By Jennifer Hansler, Kylie Atwood and Rhea Mogul, CNN

The United States is in "deep" talks with India over its reliance on Russian arms and energy, a US State Department official said Tuesday, in a development that could further isolate Moscow on the international stage.

Russia "is no longer a reliable weapons supplier" and Indian representatives are "coming to understand that there could be real benefits for them (in finding other markets)," the official told reporters in New York.

"India is heavily, heavily dependent on Russia, and that's something that they did to themselves over some 40 years: first their military and then their energy dependence," the official said. "So we have been in deep conversation with India about the fact that we want to help them have options to diversify here."

CNN has contacted India's Ministry of External Affairs, but did not receive a response.

The State Department official's comments came hours before Russian President Vladimir Putin announced an escalation of Moscow's offensive in Ukraine, calling for the immediate "partial mobilization" of Russian citizens.

"In order to protect our homeland, its sovereignty and territorial integrity, to ensure the security of our people and people in the liberated territories, I consider it necessary to support the proposal of the Ministry of Defense and the General Staff to conduct partial mobilization in the Russian Federation," Putin said in a highly anticipated speech to the nation Wednesday.

Efforts to begin partial mobilization will begin on Wednesday and the decree was already signed, Putin said. The mobilization would mean citizens who are in the reserve and those with military experience would be subject to conscription, he added.

Putin framed the fighting as part of a larger struggle for Russian survival against a West whose goal is it is to "weaken, divide and ultimately destroy our country."

It is unclear what impact Putin's comments will have on India's position on the war.

Since the start of Russia's unprovoked invasion of Ukraine, India has sought to carve a middle path between Moscow and its Western critics, largely steering clear of condemning a country that remains its biggest arms supplier and with which it has ties dating back to the Cold War.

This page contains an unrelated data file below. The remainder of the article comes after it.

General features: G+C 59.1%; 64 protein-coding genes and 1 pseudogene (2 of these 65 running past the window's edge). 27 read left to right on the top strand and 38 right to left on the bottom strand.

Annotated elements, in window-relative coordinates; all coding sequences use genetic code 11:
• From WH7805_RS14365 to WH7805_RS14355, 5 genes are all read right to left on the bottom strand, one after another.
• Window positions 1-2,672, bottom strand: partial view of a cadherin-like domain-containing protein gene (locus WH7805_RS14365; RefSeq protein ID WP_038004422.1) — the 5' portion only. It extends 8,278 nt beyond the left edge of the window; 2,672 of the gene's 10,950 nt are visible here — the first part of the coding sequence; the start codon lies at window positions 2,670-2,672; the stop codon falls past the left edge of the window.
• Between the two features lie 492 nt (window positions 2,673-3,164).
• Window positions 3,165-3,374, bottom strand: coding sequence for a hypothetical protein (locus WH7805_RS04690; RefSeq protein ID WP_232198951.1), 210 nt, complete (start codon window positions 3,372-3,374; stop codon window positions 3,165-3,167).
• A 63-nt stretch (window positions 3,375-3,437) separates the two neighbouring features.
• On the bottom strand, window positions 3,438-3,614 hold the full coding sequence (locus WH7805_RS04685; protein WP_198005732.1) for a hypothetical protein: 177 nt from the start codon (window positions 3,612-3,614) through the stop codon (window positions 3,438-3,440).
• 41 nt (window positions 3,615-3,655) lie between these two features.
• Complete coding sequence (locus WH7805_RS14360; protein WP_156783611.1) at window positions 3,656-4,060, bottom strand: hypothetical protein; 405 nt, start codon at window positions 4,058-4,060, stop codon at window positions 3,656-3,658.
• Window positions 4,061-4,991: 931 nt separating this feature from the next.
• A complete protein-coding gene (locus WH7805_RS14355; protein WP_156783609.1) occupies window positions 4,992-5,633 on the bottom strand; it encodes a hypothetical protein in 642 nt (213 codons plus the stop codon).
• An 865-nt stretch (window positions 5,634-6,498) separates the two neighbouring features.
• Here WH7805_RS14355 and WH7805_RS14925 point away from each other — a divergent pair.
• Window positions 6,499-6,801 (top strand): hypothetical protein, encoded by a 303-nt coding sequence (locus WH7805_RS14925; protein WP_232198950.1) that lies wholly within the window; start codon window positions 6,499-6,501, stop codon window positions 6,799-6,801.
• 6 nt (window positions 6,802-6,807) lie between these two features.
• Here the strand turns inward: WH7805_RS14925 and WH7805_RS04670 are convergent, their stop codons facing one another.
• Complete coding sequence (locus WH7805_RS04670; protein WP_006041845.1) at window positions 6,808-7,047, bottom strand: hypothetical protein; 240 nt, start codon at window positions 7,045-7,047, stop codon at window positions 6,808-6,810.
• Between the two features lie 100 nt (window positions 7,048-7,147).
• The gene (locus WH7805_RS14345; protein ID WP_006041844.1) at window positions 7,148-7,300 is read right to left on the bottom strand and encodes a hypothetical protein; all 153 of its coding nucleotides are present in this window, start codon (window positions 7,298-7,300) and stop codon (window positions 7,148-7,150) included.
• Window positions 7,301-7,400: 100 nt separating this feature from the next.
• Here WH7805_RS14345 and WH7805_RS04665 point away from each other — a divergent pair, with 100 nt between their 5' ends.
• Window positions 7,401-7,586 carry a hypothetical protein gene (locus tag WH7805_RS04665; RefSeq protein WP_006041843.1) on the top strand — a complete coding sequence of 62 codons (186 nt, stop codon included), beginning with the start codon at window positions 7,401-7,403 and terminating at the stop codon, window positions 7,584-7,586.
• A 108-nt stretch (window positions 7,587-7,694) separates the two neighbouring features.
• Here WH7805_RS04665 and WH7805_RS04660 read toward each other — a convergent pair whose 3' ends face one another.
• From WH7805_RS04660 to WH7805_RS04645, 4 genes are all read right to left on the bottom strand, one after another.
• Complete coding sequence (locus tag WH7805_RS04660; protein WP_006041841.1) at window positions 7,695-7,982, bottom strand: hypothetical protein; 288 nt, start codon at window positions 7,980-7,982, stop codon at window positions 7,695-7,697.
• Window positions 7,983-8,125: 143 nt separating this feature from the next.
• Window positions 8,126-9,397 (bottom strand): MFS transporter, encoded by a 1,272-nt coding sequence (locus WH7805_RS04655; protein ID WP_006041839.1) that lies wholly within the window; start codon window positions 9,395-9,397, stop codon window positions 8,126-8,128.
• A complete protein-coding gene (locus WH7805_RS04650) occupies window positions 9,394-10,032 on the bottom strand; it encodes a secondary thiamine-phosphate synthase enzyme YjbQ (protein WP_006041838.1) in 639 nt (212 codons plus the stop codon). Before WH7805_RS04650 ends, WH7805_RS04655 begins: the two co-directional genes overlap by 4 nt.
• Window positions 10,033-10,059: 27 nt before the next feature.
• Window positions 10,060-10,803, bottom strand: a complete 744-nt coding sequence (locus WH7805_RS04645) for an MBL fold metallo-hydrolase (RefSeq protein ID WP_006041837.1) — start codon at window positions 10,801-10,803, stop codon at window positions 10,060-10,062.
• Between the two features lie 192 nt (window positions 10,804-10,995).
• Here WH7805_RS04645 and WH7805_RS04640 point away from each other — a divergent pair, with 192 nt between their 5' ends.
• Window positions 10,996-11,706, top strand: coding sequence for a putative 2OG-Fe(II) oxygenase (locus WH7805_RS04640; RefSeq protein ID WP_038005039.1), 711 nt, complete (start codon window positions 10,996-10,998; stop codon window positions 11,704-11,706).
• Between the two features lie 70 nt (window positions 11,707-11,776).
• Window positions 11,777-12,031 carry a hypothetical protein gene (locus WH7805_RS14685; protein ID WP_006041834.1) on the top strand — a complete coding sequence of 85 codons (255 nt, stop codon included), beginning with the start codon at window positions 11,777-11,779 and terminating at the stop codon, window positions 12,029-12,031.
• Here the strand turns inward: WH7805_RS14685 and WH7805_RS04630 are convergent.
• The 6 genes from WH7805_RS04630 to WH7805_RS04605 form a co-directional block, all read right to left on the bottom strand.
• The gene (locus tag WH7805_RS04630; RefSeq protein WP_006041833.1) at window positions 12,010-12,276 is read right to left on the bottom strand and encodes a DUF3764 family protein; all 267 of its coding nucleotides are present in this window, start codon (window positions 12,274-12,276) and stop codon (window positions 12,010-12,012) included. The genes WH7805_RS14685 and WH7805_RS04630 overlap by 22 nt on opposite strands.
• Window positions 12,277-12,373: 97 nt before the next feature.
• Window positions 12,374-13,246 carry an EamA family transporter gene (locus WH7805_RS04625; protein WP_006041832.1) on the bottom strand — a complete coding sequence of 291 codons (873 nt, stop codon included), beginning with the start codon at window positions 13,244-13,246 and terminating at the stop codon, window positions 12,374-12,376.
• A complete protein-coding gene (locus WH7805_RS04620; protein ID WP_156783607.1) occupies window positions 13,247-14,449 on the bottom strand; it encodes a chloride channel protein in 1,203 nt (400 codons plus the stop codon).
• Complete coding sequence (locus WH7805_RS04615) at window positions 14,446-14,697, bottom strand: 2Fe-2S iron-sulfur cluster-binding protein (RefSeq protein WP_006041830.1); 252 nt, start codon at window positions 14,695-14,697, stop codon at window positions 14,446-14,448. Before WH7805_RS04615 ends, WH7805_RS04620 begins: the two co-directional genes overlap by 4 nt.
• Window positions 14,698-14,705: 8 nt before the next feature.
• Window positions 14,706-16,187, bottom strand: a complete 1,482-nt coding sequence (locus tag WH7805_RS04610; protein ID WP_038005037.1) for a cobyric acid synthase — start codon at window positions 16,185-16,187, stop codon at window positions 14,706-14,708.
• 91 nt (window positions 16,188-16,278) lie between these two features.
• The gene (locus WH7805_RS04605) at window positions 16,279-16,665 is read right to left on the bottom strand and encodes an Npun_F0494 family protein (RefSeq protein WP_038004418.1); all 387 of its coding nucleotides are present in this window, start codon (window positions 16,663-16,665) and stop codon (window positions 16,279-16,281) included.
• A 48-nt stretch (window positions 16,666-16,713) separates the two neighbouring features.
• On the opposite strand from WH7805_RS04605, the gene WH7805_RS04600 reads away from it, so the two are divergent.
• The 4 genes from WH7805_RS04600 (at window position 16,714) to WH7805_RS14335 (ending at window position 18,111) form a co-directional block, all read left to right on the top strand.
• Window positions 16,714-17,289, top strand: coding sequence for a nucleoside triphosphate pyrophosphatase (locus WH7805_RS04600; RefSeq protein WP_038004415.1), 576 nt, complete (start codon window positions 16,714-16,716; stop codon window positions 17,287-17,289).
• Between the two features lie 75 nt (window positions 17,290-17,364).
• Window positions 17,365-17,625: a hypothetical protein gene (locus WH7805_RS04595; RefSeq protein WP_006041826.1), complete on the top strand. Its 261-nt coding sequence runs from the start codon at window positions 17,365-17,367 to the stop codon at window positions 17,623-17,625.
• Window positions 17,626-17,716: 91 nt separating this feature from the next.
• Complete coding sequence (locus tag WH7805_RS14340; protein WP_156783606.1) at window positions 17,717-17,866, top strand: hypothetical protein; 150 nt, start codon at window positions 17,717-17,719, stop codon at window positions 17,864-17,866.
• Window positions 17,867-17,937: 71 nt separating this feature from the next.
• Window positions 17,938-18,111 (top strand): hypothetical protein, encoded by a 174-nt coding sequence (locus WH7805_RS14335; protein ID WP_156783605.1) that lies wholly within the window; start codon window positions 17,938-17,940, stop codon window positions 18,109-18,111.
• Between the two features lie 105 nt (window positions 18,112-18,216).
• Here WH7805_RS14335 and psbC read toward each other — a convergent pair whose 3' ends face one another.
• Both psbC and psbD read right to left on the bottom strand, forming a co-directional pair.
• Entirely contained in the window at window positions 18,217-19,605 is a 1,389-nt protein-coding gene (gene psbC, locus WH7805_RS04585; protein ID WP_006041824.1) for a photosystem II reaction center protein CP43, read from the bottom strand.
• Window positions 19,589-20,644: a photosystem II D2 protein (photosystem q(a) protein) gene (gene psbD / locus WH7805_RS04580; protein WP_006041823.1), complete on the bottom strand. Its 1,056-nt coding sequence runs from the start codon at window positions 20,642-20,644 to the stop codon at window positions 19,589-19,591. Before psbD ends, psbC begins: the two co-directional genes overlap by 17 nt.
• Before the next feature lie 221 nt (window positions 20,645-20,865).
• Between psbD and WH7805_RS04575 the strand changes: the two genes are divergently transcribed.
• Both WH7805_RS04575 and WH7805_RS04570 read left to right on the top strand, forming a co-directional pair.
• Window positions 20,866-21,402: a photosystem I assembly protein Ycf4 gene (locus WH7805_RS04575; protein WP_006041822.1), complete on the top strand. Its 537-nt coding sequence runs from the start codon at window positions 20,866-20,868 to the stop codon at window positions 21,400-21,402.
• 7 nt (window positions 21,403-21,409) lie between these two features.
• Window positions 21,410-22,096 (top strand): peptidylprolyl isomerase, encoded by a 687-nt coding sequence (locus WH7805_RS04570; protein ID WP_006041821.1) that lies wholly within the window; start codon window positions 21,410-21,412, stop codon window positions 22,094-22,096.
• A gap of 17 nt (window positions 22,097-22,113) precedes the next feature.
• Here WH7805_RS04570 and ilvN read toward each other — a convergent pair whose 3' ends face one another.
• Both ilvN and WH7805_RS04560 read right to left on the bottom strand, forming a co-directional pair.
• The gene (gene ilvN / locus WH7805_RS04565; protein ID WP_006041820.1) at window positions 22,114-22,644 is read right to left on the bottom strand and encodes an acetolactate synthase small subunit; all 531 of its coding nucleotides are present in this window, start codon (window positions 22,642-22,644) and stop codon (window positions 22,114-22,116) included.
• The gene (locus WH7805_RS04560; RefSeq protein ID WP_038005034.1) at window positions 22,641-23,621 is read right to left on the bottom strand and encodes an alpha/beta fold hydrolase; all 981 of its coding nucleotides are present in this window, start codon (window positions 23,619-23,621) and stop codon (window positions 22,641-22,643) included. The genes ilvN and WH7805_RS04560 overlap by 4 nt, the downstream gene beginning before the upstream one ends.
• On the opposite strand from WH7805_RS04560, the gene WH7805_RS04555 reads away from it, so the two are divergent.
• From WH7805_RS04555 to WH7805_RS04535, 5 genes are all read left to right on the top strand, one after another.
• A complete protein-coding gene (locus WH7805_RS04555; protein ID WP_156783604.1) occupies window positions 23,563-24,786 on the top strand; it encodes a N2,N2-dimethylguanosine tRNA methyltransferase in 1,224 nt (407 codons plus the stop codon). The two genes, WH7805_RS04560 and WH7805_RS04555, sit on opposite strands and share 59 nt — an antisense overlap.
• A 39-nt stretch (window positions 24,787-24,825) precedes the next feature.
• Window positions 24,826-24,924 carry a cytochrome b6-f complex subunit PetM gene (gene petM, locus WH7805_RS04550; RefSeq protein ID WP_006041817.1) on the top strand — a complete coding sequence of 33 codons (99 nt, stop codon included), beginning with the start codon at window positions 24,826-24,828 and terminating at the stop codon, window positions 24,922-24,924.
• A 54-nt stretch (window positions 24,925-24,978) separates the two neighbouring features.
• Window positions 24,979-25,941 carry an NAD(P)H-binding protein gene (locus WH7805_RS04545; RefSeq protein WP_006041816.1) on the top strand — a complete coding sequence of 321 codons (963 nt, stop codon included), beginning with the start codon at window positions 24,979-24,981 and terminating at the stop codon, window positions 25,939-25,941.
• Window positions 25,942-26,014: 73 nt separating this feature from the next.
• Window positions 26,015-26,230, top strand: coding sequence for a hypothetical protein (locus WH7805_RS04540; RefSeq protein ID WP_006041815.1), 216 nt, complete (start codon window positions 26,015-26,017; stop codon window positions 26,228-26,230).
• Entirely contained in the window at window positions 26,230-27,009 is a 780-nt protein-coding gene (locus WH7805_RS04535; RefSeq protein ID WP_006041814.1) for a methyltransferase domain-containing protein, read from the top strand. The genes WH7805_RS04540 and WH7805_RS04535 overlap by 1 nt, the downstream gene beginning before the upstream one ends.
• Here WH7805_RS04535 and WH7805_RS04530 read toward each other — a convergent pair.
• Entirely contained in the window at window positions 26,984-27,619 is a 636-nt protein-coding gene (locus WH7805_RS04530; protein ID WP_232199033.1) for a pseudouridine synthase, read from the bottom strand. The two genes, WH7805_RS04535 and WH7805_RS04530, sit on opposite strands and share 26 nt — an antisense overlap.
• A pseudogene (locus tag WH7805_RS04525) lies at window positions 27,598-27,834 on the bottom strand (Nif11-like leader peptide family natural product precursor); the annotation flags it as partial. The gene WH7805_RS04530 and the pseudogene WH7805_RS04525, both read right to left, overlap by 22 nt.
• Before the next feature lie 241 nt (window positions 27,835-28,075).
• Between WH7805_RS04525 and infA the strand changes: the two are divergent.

It has so far largely resisted Western pressure to cut its economic ties with the Kremlin, instead increasing its purchases of Russian oil, coal and fertilizer, and has repeatedly abstained from a United Nations vote on suspending Russia from the Human Rights Council, instead calling for "dialogue and diplomacy."

However, Indian Prime Minister Narendra Modi appeared to indicate a potential change in tone last week, telling Russian President Vladimir Putin that now is not the time for war.

The comments from Modi came during a face-to-face meeting on the sidelines of the the Shanghai Cooperation Organization summit in Uzbekistan.

"I know that today's era is not of war and we have talked to you many times over the phone on the subject that democracy and diplomacy and dialogue are all these things that touch the world," Modi told Putin.

While India's relationship with Russia goes back decades, New Delhi's ties with the West have been growing ever closer since Modi's election in 2014. Annual India-US trade is more than $110 billion, compared to about $8 billion for India's trade with Russia. In recent years, India has also become a major customer for US military equipment.

India is also a member of the Quadrilateral Security Dialogue alongside the US, Japan and Australia.

Modi's apparent criticism of Russia is the latest setback for Putin, whose forces have suffered a series of major defeats on the battlefield in recent weeks. Ukraine claims to have recaptured some 8,000 square kilometers (3,000 square miles) of territory.

On Tuesday, the State Department official suggested that atrocities such as the mass burial site uncovered in the city of Izyum were driving countries away from tacitly supporting Russia.

"I think the horrendous behavior of Russian forces, the atrocities that we're seeing, the fact that in Izyum, again, some 500 bodies in a mass grave, women, children, soldiers shot in the head, is again horrifying the world and people don't want to be too close," the official said.

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